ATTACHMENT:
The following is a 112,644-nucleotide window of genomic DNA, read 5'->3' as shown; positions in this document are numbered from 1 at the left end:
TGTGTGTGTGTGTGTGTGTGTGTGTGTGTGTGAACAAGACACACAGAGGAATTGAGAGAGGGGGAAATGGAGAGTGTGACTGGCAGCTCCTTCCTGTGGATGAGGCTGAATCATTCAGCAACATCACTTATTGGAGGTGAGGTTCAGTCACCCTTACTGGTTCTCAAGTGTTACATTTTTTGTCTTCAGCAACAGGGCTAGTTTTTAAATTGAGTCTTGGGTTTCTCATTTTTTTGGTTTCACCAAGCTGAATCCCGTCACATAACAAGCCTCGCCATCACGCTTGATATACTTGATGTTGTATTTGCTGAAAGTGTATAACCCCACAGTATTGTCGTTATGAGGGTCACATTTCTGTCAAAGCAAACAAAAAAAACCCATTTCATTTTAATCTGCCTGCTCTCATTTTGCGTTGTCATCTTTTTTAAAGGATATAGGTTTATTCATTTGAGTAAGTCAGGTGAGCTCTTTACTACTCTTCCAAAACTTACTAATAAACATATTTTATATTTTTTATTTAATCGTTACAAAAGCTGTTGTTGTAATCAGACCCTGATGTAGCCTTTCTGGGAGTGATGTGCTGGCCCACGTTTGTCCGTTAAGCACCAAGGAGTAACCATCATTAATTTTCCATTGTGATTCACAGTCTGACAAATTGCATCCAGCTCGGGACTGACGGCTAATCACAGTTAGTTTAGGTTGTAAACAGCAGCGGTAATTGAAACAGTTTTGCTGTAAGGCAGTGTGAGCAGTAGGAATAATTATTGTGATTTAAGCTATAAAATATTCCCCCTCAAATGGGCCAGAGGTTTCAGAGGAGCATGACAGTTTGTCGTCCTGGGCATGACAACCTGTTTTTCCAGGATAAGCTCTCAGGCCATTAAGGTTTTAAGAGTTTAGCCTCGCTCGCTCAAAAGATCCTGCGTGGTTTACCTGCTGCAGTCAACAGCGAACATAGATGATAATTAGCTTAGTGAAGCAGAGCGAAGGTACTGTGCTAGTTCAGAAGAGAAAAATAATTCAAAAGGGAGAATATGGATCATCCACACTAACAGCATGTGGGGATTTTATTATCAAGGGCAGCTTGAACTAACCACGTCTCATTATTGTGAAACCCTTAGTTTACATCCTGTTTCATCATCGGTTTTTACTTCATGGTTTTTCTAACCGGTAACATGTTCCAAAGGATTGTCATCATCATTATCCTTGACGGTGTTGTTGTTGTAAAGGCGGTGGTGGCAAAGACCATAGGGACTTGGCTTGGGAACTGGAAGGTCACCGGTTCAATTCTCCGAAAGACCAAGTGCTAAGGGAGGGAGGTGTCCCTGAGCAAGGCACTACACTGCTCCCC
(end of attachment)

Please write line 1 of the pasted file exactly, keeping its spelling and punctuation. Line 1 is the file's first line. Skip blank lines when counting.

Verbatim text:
The following is a 112,644-nucleotide window of genomic DNA, read 5'->3' as shown; positions in this document are numbered from 1 at the left end: